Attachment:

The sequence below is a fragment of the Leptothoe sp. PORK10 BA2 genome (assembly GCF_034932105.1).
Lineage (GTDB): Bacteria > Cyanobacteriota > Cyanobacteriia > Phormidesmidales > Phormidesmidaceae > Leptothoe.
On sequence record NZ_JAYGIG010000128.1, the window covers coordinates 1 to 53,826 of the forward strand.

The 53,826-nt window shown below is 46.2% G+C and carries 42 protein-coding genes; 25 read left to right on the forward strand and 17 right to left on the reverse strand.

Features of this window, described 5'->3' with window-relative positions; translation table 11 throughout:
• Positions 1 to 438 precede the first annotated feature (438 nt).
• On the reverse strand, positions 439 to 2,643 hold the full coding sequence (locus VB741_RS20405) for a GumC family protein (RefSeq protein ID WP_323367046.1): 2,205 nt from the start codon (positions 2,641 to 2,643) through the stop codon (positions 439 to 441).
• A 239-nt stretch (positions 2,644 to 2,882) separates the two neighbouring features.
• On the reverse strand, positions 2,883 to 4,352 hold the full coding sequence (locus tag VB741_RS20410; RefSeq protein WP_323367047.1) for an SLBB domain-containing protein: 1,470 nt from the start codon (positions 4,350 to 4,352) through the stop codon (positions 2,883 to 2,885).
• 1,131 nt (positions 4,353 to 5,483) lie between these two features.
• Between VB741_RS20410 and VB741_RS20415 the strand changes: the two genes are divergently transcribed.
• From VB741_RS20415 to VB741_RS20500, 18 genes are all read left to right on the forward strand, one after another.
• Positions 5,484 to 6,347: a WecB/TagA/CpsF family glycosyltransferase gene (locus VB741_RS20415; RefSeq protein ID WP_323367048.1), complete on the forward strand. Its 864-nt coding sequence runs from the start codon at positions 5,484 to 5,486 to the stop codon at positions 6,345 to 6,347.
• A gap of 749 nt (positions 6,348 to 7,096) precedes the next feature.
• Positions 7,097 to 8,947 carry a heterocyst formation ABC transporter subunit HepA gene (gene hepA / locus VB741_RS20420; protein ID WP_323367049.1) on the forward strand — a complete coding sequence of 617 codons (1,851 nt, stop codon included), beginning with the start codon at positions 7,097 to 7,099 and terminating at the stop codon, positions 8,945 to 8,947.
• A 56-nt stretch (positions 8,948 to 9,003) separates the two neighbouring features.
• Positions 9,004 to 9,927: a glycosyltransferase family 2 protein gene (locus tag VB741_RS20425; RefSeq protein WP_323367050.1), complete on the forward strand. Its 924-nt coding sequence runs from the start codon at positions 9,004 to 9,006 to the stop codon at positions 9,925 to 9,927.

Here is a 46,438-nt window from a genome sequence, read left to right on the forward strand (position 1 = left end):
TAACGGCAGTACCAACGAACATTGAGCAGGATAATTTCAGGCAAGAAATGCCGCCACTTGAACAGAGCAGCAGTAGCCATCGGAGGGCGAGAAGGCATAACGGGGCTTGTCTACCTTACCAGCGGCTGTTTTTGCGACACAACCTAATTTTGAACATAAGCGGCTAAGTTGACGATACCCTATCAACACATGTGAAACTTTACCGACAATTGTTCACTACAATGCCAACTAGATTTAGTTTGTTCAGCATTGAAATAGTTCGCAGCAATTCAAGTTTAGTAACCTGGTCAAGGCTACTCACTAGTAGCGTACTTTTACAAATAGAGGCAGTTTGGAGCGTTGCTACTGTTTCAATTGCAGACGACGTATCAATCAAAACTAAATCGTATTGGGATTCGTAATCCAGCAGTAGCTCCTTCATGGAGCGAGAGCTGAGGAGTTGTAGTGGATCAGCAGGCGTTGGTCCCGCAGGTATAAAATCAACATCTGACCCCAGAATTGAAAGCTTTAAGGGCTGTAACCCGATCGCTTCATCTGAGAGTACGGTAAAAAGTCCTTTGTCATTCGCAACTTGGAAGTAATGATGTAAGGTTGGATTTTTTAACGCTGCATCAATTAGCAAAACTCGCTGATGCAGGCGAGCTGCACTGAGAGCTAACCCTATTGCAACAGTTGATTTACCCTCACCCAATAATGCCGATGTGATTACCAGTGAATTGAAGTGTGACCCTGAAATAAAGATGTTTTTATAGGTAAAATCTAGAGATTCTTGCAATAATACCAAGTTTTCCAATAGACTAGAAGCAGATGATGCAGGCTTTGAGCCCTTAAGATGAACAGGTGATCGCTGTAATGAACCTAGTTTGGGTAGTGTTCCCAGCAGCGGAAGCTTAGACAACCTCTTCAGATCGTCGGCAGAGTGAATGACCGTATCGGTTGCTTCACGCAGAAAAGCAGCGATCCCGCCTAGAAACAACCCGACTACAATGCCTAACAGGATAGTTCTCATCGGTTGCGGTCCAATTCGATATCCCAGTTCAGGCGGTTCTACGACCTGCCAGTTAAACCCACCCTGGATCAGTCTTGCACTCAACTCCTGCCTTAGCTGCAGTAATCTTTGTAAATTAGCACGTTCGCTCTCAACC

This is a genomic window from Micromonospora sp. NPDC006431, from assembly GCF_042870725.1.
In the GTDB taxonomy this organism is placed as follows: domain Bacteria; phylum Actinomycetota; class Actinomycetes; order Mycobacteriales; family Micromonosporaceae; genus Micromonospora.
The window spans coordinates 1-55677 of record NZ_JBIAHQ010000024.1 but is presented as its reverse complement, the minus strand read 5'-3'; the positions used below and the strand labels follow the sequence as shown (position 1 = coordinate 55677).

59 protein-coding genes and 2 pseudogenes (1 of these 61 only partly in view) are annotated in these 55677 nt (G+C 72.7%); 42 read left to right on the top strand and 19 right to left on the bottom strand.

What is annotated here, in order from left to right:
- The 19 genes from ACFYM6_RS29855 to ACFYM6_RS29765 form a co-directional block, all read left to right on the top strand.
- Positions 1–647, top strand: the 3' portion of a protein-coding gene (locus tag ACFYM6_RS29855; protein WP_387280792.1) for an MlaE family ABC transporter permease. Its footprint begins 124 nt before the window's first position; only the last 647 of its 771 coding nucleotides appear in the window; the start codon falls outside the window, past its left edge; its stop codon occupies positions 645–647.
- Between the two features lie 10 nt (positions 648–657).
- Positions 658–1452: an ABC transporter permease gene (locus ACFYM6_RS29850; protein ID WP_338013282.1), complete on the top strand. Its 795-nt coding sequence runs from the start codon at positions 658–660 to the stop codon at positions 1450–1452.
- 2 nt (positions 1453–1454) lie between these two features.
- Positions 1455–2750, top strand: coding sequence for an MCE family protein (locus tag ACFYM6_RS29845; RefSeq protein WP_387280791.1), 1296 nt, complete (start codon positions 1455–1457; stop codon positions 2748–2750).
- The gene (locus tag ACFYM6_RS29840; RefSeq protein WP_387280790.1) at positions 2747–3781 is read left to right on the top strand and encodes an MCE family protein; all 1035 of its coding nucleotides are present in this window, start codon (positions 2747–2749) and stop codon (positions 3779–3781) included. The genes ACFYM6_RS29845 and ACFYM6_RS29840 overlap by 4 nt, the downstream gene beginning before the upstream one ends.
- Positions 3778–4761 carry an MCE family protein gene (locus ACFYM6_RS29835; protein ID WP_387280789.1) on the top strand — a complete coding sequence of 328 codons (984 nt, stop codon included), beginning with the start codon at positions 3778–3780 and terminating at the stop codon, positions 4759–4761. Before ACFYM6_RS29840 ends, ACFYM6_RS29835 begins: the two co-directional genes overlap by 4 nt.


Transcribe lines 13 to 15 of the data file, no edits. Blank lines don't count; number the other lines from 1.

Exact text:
• Positions 5,484 to 6,347: a WecB/TagA/CpsF family glycosyltransferase gene (locus VB741_RS20415; RefSeq protein ID WP_323367048.1), complete on the forward strand. Its 864-nt coding sequence runs from the start codon at positions 5,484 to 5,486 to the stop codon at positions 6,345 to 6,347.
• A gap of 749 nt (positions 6,348 to 7,096) precedes the next feature.
• Positions 7,097 to 8,947 carry a heterocyst formation ABC transporter subunit HepA gene (gene hepA / locus VB741_RS20420; protein ID WP_323367049.1) on the forward strand — a complete coding sequence of 617 codons (1,851 nt, stop codon included), beginning with the start codon at positions 7,097 to 7,099 and terminating at the stop codon, positions 8,945 to 8,947.